So, they went over to his place, where a huge party went down, and my mother had her first drinks that would only be the beginning. That was also the night I was conceived.
My mom and my dad never talked after that. Other than the occasional smile in the hallway, and a wave in class, they didn't acknowledge each other.
My mom didn't even bother to tell him that she was pregnant when she found out. She never told me why she never did, and why she just let him find out on his own and come find her in a store when she was about five months along because she had far since dropped out of school and ask her, although her belly was very obviously round.
"Are you sure it's mine?" he'd asked her.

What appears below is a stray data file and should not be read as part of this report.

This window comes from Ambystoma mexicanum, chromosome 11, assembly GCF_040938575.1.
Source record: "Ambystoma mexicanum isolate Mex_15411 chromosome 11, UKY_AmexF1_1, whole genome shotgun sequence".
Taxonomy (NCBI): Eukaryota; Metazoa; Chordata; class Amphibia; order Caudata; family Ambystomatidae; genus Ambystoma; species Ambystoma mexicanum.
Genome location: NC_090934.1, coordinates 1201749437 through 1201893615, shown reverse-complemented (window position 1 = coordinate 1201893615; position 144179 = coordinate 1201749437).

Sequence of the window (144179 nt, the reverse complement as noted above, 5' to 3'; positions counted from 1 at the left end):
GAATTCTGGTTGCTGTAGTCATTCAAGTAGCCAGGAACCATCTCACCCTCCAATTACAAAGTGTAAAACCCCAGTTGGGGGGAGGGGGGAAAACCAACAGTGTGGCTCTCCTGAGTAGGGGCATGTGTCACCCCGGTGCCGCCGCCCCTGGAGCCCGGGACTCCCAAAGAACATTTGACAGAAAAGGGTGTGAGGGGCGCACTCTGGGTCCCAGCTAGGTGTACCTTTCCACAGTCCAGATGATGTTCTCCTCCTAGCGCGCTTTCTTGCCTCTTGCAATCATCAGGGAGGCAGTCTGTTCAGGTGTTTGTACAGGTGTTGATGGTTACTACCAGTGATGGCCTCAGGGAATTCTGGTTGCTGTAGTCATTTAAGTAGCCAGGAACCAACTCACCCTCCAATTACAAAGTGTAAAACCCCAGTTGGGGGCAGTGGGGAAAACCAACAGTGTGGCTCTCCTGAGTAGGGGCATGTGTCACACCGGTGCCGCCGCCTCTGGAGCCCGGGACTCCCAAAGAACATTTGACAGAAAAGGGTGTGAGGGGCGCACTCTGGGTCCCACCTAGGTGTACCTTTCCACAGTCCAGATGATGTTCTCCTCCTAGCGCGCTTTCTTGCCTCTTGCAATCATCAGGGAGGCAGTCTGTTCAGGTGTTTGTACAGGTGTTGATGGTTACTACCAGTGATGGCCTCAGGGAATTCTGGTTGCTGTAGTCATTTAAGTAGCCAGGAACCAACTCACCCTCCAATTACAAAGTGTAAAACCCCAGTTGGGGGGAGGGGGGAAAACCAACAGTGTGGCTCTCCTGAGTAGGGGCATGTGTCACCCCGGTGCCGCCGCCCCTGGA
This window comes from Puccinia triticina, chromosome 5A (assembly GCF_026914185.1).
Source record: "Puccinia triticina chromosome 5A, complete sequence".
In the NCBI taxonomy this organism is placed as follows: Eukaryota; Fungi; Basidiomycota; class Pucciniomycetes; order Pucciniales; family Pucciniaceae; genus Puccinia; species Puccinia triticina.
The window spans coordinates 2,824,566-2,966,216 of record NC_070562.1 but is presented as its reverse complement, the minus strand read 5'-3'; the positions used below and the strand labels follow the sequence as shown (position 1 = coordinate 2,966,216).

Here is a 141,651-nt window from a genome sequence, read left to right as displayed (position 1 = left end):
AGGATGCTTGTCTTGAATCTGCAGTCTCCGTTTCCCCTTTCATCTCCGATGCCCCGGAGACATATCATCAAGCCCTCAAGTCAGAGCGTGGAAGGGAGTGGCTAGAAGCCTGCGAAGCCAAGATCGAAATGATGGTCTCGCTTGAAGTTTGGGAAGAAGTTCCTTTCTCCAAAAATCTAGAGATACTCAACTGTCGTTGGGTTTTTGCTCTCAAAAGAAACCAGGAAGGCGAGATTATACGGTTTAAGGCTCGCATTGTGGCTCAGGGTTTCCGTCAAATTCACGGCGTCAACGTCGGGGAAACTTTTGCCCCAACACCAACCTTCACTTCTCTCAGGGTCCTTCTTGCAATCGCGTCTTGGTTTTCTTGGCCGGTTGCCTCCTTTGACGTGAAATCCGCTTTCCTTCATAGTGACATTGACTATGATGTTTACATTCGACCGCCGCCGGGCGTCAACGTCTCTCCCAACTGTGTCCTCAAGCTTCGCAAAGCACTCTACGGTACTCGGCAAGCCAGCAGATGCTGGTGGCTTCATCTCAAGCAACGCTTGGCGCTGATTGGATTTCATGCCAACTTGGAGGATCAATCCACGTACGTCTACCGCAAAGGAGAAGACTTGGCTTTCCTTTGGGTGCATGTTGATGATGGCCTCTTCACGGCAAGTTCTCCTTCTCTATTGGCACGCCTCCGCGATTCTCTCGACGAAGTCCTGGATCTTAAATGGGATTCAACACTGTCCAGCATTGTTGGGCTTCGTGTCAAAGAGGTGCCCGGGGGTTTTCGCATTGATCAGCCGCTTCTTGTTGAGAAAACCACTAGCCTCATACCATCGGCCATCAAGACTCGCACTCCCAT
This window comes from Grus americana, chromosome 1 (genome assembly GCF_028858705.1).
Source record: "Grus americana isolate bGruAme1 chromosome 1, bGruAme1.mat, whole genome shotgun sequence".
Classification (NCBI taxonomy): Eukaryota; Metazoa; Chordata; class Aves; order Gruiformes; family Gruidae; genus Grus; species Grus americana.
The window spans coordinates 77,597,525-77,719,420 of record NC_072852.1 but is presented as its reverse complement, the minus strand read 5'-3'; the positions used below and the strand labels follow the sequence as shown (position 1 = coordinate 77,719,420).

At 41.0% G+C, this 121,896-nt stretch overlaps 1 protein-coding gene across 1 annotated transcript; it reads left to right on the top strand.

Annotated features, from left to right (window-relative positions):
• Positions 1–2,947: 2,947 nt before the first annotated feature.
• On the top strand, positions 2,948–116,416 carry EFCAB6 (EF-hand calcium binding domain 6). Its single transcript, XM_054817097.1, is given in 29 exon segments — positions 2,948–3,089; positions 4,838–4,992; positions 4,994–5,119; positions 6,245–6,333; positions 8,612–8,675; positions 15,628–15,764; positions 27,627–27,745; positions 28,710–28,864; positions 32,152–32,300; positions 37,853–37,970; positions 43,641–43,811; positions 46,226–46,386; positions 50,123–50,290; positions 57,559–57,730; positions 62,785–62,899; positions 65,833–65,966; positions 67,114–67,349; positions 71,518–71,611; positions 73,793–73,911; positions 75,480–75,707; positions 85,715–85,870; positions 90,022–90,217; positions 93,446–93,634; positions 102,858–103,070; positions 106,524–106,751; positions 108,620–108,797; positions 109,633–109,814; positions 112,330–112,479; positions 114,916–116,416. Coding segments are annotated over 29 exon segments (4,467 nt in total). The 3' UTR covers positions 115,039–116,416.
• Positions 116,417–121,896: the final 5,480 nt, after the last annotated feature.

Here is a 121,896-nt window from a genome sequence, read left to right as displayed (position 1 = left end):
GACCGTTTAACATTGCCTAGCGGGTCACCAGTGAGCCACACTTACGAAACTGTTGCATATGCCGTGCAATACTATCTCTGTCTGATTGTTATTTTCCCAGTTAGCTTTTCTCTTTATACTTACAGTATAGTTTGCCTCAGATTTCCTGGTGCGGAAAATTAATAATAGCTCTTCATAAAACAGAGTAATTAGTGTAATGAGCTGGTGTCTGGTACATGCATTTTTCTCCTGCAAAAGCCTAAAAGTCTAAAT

"Of course it's yours," she'd said, giving him a look.
He'd stood there dumbly, staring at her, then said bluntly, "That sucks," and walked off.
My mom was out of school at fifteen and had almost no place to go. She went ahead and had me, but she was sixteen at the time, and with me she was missing out on everything. While all of her friends were out partying and having a great time, she was stuck changing diapers and feeding me.
This made her bitter. I supposed another reason was the fact of where half of me came from. She of course hated my father. He worked hard to graduate early and leave to college; she never once heard from him again.
All of her lost years caught up to her, however. When I was about two, my mom began leaving me with babysitters to go out and party. To get her life back. There would sometimes be five days at a time where I wouldn't hear anything from her, and then she would show up looking a mess and it would be a slow car ride home, where she would then crash and sleep for hours.